*Click*, went my gun. Not the good, Richard Beymer kind of click. The “you’re out of ammo and definitely dead” kind of click. The survivor in my sights had shrugged off my first few shotgun blasts, leaving me at the mercy of his assault rifle. He turned, shouted, and aimed. Then his gun clicked too, and I charged him with my tomahawk.
It was a glorious moment, but nothing else in Escape From Tarkov has lived up to it.
Escape From Tarkov is the name, escaping from Tarkov is the game. You spawn in on one of six current maps, have a rummage, then get out of dodge with as much as you can carry. In your way are a mixture of NPCs and players, the latter of which will almost certainly have better gear than you. That’s fine, because they’ll almost certainly shoot you before you have a chance to spot them. Especially if you’re playing when it’s really, really dark.
I don’t like it.
It’s in beta, so I best chuck in some caveats. The bugs and occasionally laggy servers are offences that can be waved away as early access indulgences, and I can only hope that the worst of the other guff (more complaints incoming) will get cleared up. At the end of the day, though, it hardly matters. I’ll always find Tarkov conceptually off-putting.
My overarching goal can’t be the acquisition of better loot. Not when that goal is stated so nakedly, and not when pursuing it feels like so much work. As a means to an end, sure! My patience for trawling through buildings in Plunkbat is bountiful, and I’ve whiled away many a happy hour on Destiny’s treadmill. In both of those games, though, I’m playing with a broader purpose: there are objectives on the horizon, and I want to be best equipped to shoot them. Tarkov wants me to loot first and ask questions later, but I can’t stop asking “Why?”.
Why do I want to spawn in with a good gun when I’m bound to lose it? Why do I want to spawn in with a poor gun when I’m bound to lose it? Why do I want… any of this? There are answers, and some of those answers lie in insurance. Every item you spawn in with can be insured, which gives you a chance of getting it back so long as nobody else pinches it. Which they will, of course, if you bring in something that’s good enough to be worth bringing in. The problem compounds, not dissolves. I wind up losing money before I’ve done anything.
Making insurance decisions is work, but the toil doesn’t stop there. In fairness, part of that toil is embedded in military simness which others will find endearing. The in-game ammo checking. Weapons with more than a dozen attachments, and buttons that let you flop your character into almost as many positions. It’s all very involved.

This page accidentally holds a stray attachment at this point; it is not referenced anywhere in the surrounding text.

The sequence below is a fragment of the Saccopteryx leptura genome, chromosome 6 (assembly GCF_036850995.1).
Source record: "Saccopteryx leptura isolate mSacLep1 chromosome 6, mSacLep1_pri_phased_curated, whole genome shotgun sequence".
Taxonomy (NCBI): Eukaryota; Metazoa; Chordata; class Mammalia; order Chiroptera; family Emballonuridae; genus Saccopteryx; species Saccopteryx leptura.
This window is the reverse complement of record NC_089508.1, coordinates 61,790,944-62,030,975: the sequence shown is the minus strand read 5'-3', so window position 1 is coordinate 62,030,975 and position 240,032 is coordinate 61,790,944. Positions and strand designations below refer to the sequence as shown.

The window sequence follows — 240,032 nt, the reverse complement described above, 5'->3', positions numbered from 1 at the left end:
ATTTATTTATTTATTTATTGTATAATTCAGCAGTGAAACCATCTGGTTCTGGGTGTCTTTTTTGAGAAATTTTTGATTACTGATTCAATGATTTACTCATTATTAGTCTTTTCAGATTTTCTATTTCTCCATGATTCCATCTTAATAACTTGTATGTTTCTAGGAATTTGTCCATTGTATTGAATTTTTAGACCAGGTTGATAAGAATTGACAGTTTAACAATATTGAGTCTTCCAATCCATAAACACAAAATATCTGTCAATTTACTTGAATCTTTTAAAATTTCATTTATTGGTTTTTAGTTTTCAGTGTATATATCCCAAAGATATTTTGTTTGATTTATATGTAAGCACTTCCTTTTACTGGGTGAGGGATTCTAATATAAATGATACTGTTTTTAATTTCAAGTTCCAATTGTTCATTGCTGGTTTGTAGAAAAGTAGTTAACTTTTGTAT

Great, you might say. “I like my shooters fiddly.” “Granularity is good.” What is unequivocally not good, though, is having to wait for a search timer to finish on every box and bag you’re unfortunate enough to dip your fingers in. Then for another timer to transform whatever you’ve found from a silhouette and into something you can actually equip. Bizarrely, that black box problem extends to the out-of-round shops, which already involve more faff than an airport. Just look at them.
The first of those screenshots shows one of the seven traders, who have cool names like “Ragman” or “Skier” but lame currency restrictions like bitcoins or horse figurines. I eventually found out, through googling, that those bitcoins are rewards for completing quests – finding stuff or killing stuff. This ensures that only the most experienced players get access to the deadliest weapons. Hurray.* (I still don’t know what’s up with the horse figurines.)
Money can also be spent on the player-run Flea Market, where you can fleece your own gear. I tried to sell some cigarettes, but wasn’t a high enough level.
I did have one break from the deluge of faff. It was an actual deluge: a storm with proper thunder that lagged behind lightning like it’s supposed to. I was escaping from the Darkov, inching my way through woodland drenched in blackness, rain and atmosphere. For that brief life, I stopped worrying about loot and just lost myself in wander. Then I got shot from behind.
Nearly all my Tarkov anecdotes end that way. That melee from earlier? I won the stab-off. Then, while I was searching the dude’s corpse for something to stop myself bleeding, someone snuck up and shot me. I’ve only managed to escape from Tarkov once under my own steam, and that was just with a measly shotgun. (You can spawn in with so-so gear as one of what are normally NPCs, you see, then keep whatever you scarper with.)
My other successful escape was with friends, when I basically just followed their bums to victory. That’s another off-putting oddity: you can play in up to groups of five, pitting loners against impossible odds. It was nice being the bullies, but I feel for the bullied. Even though two people did manage to ambush us, and I’m pretty sure I accidentally killed my pal Greg.
Here comes the rub. I checked into Tarkov because I saw all my friends having a great time there – and they still are. They’re going to read this and tut at me. But I am not like them. Dan best sums up our differences: “it’s the game for people who find screens like this appealing”.
That makes me want to run away screaming. For me, Escaping From Tarkov is a hollow endeavour. Empty in purpose, brimming with faff.
*I’ve since been told the weapons in the shop are pre-made configurations, and there’s nothing to stop you buying all the individual parts. Apart from having enough money to do that, which you’ll only have if you’re experienced – or if you bought one of the more expensive versions of the game.